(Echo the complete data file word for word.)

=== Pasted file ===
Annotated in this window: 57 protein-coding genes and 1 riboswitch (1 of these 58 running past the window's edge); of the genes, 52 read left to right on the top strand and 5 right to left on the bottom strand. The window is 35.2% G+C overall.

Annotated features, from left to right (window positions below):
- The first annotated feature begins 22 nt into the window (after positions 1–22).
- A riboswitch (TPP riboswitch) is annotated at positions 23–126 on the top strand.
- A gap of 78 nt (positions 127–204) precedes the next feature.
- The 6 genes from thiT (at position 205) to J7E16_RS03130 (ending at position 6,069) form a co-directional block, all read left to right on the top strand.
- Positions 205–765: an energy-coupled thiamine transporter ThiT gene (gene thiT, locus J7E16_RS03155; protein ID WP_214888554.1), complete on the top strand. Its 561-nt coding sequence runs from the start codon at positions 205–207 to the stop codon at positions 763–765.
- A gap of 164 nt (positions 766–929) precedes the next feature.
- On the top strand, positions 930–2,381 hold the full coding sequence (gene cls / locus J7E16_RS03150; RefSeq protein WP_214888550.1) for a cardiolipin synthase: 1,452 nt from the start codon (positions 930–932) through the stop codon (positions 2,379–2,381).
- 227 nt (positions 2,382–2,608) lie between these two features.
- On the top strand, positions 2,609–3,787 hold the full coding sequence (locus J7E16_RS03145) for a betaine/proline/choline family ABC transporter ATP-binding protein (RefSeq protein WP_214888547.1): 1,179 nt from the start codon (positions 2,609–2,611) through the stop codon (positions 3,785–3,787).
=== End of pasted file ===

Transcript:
Annotated in this window: 57 protein-coding genes and 1 riboswitch (1 of these 58 running past the window's edge); of the genes, 52 read left to right on the top strand and 5 right to left on the bottom strand. The window is 35.2% G+C overall.

Annotated features, from left to right (window positions below):
- The first annotated feature begins 22 nt into the window (after positions 1–22).
- A riboswitch (TPP riboswitch) is annotated at positions 23–126 on the top strand.
- A gap of 78 nt (positions 127–204) precedes the next feature.
- The 6 genes from thiT (at position 205) to J7E16_RS03130 (ending at position 6,069) form a co-directional block, all read left to right on the top strand.
- Positions 205–765: an energy-coupled thiamine transporter ThiT gene (gene thiT, locus J7E16_RS03155; protein ID WP_214888554.1), complete on the top strand. Its 561-nt coding sequence runs from the start codon at positions 205–207 to the stop codon at positions 763–765.
- A gap of 164 nt (positions 766–929) precedes the next feature.
- On the top strand, positions 930–2,381 hold the full coding sequence (gene cls / locus J7E16_RS03150; RefSeq protein WP_214888550.1) for a cardiolipin synthase: 1,452 nt from the start codon (positions 930–932) through the stop codon (positions 2,379–2,381).
- 227 nt (positions 2,382–2,608) lie between these two features.
- On the top strand, positions 2,609–3,787 hold the full coding sequence (locus J7E16_RS03145) for a betaine/proline/choline family ABC transporter ATP-binding protein (RefSeq protein WP_214888547.1): 1,179 nt from the start codon (positions 2,609–2,611) through the stop codon (positions 3,785–3,787).